ABUJA, Nigeria, May 2, 2022 (Morning Star News) – Terrorism by the Islamic State West Africa Province (ISWAP) stretched into Taraba state, Nigeria for the first time on April 19, killing six Christians, sources said.
After an explosion killed the six Christians and wounded more than a dozen others at Christian-owned market where alcohol was served in Isware, Ardo Kola County, ISWAP released a statement on a telegram messaging channel asserting that it had detonated the explosive at “a gathering of infidel Christians,” according to local news reports.
ISWAP, an offshoot of Boko Haram, described its operatives as “soldiers of the caliphate in central Nigeria.”
Police spokesman Abdullahi Usman said in an April 20 statement that six persons were killed, and that more than a dozen wounded people were receiving treatment at the Federal Medical Centre, Jalingo.
Area residents said the shop is owned by a Christian, Elizabeth Danjuma.
“A loud explosion occurred at a shop owned by a Christian woman whose name is Elizabeth Danjuma,” Martins Lauje, an area Christian leader, told Morning Star News by text message. “The explosive device was thrown by a terrorist into her shop, and it exploded, killing six Christians and injuring 20 other Christians who are currently receiving treatment in hospitals.”
The Rev. Dr. Isaiah Magaji Jirapye, chairman of the Taraba state chapter of the Christian Association of Nigeria (CAN), condemned the attack in a press statement, saying the “federal government is not doing enough to win the fight against terrorism in the country as each day the terrorists keep on advancing. To this end, CAN wants the federal government to immediately adopt workable strategies against any form of terrorist organizations in the country and stop their migration, as several of them have migrated to Taraba state.”
While ISWAP has long carried out assaults in northeastern Nigeria, the Islamic extremists had not been active in Taraba until the attack, which was followed by another on April 22. An Abubakar Shekau-led faction of Boko Haram in 2016 formally aligned with the Islamic State and changed its name to Islamic State West Africa Province (ISWAP), though many Nigerians still refer to the Shekau-led faction of ISWAP by its original name, Boko Haram.
The Islamic State recognizes the ISWAP faction that broke away from Shekau as its cell in the region, according to the U.S. Commission on International Religious Freedom (USCIRF).
ISWAP also claimed responsibility for an attack on April 22 near a bar in Jailingo’s Nukkai District that wounded 11 people, including children, according to the United Nations Office for the Coordination of Humanitarian Affairs (OCHA).
“These latest incidents are a symptom of the spreading Islamist insurgencies that have been active in Nigeria’s northeast for over a decade, as IS-affiliated groups expand their operational areas,” OCHA said on its Relief Web site. “It’s a trend that warrants close monitoring within the overall patterns of Islamist insurgencies in Africa and northern Africa, as well as in the study of shifting dynamics amongst Islamist and other religious armed groups.”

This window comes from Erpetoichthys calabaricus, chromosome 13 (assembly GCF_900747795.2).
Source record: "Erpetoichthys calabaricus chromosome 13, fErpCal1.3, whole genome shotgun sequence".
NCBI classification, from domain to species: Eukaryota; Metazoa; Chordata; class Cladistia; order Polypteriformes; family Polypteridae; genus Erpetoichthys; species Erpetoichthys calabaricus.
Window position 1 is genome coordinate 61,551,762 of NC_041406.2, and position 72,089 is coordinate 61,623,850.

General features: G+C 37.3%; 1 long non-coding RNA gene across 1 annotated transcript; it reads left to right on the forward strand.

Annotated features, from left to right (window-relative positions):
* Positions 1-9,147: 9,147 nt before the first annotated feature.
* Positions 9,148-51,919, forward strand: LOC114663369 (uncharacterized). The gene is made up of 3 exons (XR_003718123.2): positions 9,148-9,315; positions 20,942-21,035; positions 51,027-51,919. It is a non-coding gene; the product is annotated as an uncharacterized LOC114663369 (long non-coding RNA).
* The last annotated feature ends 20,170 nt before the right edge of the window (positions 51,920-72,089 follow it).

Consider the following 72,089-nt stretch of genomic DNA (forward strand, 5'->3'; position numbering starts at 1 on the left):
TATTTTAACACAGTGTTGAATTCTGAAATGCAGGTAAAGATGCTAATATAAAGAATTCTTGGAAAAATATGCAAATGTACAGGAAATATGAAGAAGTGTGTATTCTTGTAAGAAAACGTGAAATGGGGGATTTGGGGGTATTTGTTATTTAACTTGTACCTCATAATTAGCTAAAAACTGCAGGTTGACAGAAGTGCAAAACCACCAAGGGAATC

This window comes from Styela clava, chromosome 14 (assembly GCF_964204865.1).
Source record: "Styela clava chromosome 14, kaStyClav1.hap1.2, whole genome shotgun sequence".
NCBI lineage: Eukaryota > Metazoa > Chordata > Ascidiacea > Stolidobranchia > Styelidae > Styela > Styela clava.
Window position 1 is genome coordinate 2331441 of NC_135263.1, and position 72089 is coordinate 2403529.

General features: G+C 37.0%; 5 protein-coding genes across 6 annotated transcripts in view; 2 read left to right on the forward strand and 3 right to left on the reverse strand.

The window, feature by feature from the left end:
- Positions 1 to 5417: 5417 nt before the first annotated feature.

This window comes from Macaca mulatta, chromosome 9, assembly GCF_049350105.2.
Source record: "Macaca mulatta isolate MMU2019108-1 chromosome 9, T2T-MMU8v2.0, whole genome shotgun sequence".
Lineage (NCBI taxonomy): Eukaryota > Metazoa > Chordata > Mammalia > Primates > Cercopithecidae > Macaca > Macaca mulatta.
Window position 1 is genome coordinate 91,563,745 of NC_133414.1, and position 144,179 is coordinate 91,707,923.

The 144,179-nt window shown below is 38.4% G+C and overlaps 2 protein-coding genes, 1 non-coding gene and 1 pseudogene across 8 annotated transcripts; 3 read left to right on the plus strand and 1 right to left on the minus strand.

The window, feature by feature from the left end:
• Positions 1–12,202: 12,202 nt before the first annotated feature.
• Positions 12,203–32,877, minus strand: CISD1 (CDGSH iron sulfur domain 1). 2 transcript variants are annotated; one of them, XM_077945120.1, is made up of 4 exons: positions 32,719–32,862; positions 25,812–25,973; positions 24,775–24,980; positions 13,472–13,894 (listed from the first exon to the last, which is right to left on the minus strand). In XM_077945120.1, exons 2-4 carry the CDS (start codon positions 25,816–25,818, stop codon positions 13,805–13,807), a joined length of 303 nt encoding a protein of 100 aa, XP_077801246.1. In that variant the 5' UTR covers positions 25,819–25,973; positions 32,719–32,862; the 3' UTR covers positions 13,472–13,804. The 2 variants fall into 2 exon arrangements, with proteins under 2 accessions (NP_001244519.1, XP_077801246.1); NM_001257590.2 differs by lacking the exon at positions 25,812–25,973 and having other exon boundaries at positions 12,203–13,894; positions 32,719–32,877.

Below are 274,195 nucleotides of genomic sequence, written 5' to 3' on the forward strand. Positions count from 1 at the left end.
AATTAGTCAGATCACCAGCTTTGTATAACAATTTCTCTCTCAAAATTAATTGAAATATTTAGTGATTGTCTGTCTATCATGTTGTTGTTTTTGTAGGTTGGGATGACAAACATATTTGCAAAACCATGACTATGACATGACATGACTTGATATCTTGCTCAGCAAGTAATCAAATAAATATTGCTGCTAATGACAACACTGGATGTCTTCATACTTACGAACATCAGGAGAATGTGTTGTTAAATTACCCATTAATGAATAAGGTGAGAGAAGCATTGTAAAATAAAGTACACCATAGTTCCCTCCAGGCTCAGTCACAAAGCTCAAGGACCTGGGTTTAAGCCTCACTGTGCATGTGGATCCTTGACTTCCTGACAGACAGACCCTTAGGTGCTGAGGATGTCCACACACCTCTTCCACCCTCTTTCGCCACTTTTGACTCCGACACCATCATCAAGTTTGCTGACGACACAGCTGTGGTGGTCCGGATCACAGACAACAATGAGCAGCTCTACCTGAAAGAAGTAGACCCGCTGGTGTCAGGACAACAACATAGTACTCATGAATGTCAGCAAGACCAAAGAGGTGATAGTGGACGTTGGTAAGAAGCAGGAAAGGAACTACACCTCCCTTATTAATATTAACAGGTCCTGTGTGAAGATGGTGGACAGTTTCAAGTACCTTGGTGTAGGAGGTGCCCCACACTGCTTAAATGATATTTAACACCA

Yobe State AttacksIn Yobe state, also in northeast Nigeria, suspected Islamic extremist militants on April 20 killed 12 Christians in the town of Geidam, local sources said.
Some of the slain Christians were public high school teachers at a staff housing facility of the Government Science and Technical College, Geidam, and others were staying at a Christian-owned guest house. The assailants first asked them to recite passages of the Koran, said Geidam resident Isa Adamu.
“The attacks by the Boko Haram occurred at about 10 p.m.,” Adamu said. “The terrorists slit the throats of 12 Christians in all. Christians killed in Geidam town were identified by their inability to recite passages from the Koran. The terrorists asked the victims to recite passages from the Koran, and since they couldn’t, they were killed.”
Yobe state police spokesman Dungus Abdulkareem confirmed the attack but offered few details, saying only that a retired policeman and two females were among those slain.
In Gashua, in Yobe state’s Bade County, suspected Islamic extremist militants on April 24 detonated explosives at a Christian-owned bar that killed one person and injured seven others, area residents said.
Local Council official Sanda Kara-Bade said in a statement that an Improvised Explosive Device (IED) killed one person and wounded seven others in the Abasha area of Gashua. Police authorities confirmed the fatality and injuries.
On Tuesday (April 26), military personnel reportedly arrested Muslim civilians and a soldier under suspicion of spying for ISWAP. The soldier suspected of collaborating with ISWAP in the Gashua and Geidam attacks was reported to have shot himself dead after his arrest.
“Right now, we have arrested some civilian collaborators he mentioned in his confession during the initial interrogation,” a military intelligence source told news outlet PRNigeria.com. “I can categorically tell you that other bad elements within our security apparatus are being investigated.”
Nigeria led the world in Christians killed for their faith last year (Oct. 1, 2020 to Sept. 30, 2021) at 4,650, up from 3,530 the previous year, according to Open Doors’ 2022 World Watch List report. The number of kidnapped Christians was also highest in Nigeria, at more than 2,500, up from 990 the previous year, according to the WWL report.
Nigeria trailed only China in the number of churches attacked, with 470 cases, according to the report.
In the 2022 World Watch List of the countries where it is most difficult to be a Christian, Nigeria jumped to seventh place, its highest ranking ever, from No. 9 the previous year.
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Article originally published by Morning Star News. Used with permission.
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